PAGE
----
What can I do about doctor’s office taking me to court foroutstanding medical bills when I am still waiting on my insurer to pay?

UPDATED: Dec 14, 2010

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What can I do about doctor’s office taking me to court foroutstanding medical bills when I am still waiting on my insurer to pay?

I had surgery done 06/10. Received notice today 12/14/10 to appear in Court ina month for a $5000 bill. I have received several letters from my insurance company not to pay the bill because they are waiting on paperwork from the doctor’s office before they pay them.

Asked on December 14, 2010 under Bankruptcy Law, Illinois


SJZ, Member, New York Bar / FreeAdvice Contributing Attorney

Answered 12 years ago | Contributor

Your insurer is putting you in a bad spot. When you get medical treatment, you agree to pay the doctor. If the insurer does not pay for any reason, including a lack of paperwork, you are obligated to pay yourself and the doctor can sue you to force payment--if the insurer was wrong to not pay, you should later be able to get reimbursement and possibly other compensation from them, but you are still yourself obligated to pay. If the doctor does not cooperate with your insurer and provide the paperwork you need for insurance coverage, it's possible you may have a cause of action against the doctor--but if sued for  nonpayment the doctor, unless you defend yourself correctly, he may still win and get a judgment against you. Caught between a doctor and the insurer, you should retain an attorney to advise and represent you. If you don't want to get one immediatlely, try first letting the insurer know that if they don't resolve this with the doctor and you are sued, you will expect them to pay our attorney fees...and forward to the doctor the correspondence from the insurer about the doctor's failure to provide paperwork and let the doctor know that if have to go to court under this circumstance, you will file an ethical complaint against the doctor and consider a countersuit. Send your letters in some way you can prove delivery; be professional in tone; and offer to both parties to assist them in resolving the dispute. You want to give them pause, by letting them know they may incur liability; you want to motivate them to resovle this; and you want to establish a paper trial that you are doing your part. You may, though, if this moves forward, need to retain a lawyer, though.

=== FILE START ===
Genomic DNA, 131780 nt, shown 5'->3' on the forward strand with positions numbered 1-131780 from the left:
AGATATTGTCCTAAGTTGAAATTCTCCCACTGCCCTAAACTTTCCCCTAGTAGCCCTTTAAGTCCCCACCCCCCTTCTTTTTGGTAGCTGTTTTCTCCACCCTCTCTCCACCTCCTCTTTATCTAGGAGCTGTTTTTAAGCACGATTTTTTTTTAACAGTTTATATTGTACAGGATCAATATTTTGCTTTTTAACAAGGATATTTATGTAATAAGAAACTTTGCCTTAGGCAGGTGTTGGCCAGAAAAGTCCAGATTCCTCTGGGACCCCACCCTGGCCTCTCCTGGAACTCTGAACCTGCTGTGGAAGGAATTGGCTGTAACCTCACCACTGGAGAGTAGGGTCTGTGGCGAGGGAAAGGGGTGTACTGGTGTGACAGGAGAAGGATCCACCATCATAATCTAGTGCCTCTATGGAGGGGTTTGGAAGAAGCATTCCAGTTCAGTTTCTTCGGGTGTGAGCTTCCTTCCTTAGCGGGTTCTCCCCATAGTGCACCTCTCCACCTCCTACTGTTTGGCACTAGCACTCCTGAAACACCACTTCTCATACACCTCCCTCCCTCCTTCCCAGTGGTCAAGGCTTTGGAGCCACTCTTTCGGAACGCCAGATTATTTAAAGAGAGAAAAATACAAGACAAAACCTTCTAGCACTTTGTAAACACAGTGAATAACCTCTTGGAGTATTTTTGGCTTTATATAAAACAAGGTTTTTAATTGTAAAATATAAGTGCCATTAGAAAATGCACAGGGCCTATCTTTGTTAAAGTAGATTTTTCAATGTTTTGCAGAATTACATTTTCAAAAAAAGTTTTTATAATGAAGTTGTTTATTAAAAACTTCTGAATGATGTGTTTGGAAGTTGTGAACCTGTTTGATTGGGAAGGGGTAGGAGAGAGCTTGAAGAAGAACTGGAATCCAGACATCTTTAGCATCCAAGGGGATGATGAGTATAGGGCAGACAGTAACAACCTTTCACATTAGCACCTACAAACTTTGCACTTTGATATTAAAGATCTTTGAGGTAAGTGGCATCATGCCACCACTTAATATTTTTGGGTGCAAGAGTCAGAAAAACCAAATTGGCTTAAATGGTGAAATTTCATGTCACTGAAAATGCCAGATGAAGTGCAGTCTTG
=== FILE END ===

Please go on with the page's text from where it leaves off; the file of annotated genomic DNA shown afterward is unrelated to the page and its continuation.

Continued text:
IMPORTANT NOTICE: The Answer(s) provided above are for general information only. The attorney providing the answer was not serving as the attorney for the person submitting the question or in any attorney-client relationship with such person. Laws may vary from state to state, and sometimes change. Tiny variations in the facts, or a fact not set forth in a question, often can change a legal outcome or an attorney's conclusion. Although AttorneyPages.com has verified the attorney was admitted to practice law in at least one jurisdiction, he or she may not be authorized to practice law in the jurisdiction referred to in the question, nor is he or she necessarily experienced in the area of the law involved. Unlike the information in the Answer(s) above, upon which you should NOT rely, for personal advice you can rely upon we suggest you retain an attorney to represent you.

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